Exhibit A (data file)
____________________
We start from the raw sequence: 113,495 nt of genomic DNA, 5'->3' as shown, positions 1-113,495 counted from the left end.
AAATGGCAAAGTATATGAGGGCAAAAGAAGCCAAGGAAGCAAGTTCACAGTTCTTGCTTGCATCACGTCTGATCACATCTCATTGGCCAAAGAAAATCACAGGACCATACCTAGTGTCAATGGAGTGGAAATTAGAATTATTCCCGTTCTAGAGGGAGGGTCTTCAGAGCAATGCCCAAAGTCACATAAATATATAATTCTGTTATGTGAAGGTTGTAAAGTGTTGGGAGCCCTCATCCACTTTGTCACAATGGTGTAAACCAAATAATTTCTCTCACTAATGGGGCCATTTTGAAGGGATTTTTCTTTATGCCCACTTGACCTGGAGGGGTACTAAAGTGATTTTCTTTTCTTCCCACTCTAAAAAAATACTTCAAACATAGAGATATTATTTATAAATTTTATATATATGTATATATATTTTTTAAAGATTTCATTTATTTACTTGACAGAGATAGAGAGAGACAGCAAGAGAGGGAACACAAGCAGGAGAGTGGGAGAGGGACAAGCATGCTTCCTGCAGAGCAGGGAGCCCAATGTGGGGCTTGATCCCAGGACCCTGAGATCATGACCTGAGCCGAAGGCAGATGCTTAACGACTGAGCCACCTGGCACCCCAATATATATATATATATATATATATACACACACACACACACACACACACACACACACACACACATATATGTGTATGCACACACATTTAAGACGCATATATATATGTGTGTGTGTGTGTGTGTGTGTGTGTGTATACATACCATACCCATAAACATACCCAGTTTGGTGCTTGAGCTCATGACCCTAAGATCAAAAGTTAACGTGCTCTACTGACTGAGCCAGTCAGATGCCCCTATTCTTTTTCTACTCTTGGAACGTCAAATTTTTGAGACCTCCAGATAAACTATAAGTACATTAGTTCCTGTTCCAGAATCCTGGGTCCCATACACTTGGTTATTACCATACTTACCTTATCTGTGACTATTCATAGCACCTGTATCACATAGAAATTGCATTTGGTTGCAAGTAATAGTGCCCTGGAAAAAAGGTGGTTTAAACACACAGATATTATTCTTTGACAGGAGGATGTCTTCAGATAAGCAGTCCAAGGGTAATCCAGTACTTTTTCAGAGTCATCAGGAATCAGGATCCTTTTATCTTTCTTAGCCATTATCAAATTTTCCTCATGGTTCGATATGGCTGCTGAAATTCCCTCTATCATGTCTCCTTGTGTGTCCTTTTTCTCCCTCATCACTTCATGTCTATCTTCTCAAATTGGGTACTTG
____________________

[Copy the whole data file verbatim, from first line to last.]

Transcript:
We start from the raw sequence: 113,495 nt of genomic DNA, 5'->3' as shown, positions 1-113,495 counted from the left end.
AAATGGCAAAGTATATGAGGGCAAAAGAAGCCAAGGAAGCAAGTTCACAGTTCTTGCTTGCATCACGTCTGATCACATCTCATTGGCCAAAGAAAATCACAGGACCATACCTAGTGTCAATGGAGTGGAAATTAGAATTATTCCCGTTCTAGAGGGAGGGTCTTCAGAGCAATGCCCAAAGTCACATAAATATATAATTCTGTTATGTGAAGGTTGTAAAGTGTTGGGAGCCCTCATCCACTTTGTCACAATGGTGTAAACCAAATAATTTCTCTCACTAATGGGGCCATTTTGAAGGGATTTTTCTTTATGCCCACTTGACCTGGAGGGGTACTAAAGTGATTTTCTTTTCTTCCCACTCTAAAAAAATACTTCAAACATAGAGATATTATTTATAAATTTTATATATATGTATATATATTTTTTAAAGATTTCATTTATTTACTTGACAGAGATAGAGAGAGACAGCAAGAGAGGGAACACAAGCAGGAGAGTGGGAGAGGGACAAGCATGCTTCCTGCAGAGCAGGGAGCCCAATGTGGGGCTTGATCCCAGGACCCTGAGATCATGACCTGAGCCGAAGGCAGATGCTTAACGACTGAGCCACCTGGCACCCCAATATATATATATATATATATATATACACACACACACACACACACACACACACACACACACACATATATGTGTATGCACACACATTTAAGACGCATATATATATGTGTGTGTGTGTGTGTGTGTGTGTGTGTATACATACCATACCCATAAACATACCCAGTTTGGTGCTTGAGCTCATGACCCTAAGATCAAAAGTTAACGTGCTCTACTGACTGAGCCAGTCAGATGCCCCTATTCTTTTTCTACTCTTGGAACGTCAAATTTTTGAGACCTCCAGATAAACTATAAGTACATTAGTTCCTGTTCCAGAATCCTGGGTCCCATACACTTGGTTATTACCATACTTACCTTATCTGTGACTATTCATAGCACCTGTATCACATAGAAATTGCATTTGGTTGCAAGTAATAGTGCCCTGGAAAAAAGGTGGTTTAAACACACAGATATTATTCTTTGACAGGAGGATGTCTTCAGATAAGCAGTCCAAGGGTAATCCAGTACTTTTTCAGAGTCATCAGGAATCAGGATCCTTTTATCTTTCTTAGCCATTATCAAATTTTCCTCATGGTTCGATATGGCTGCTGAAATTCCCTCTATCATGTCTCCTTGTGTGTCCTTTTTCTCCCTCATCACTTCATGTCTATCTTCTCAAATTGGGTACTTG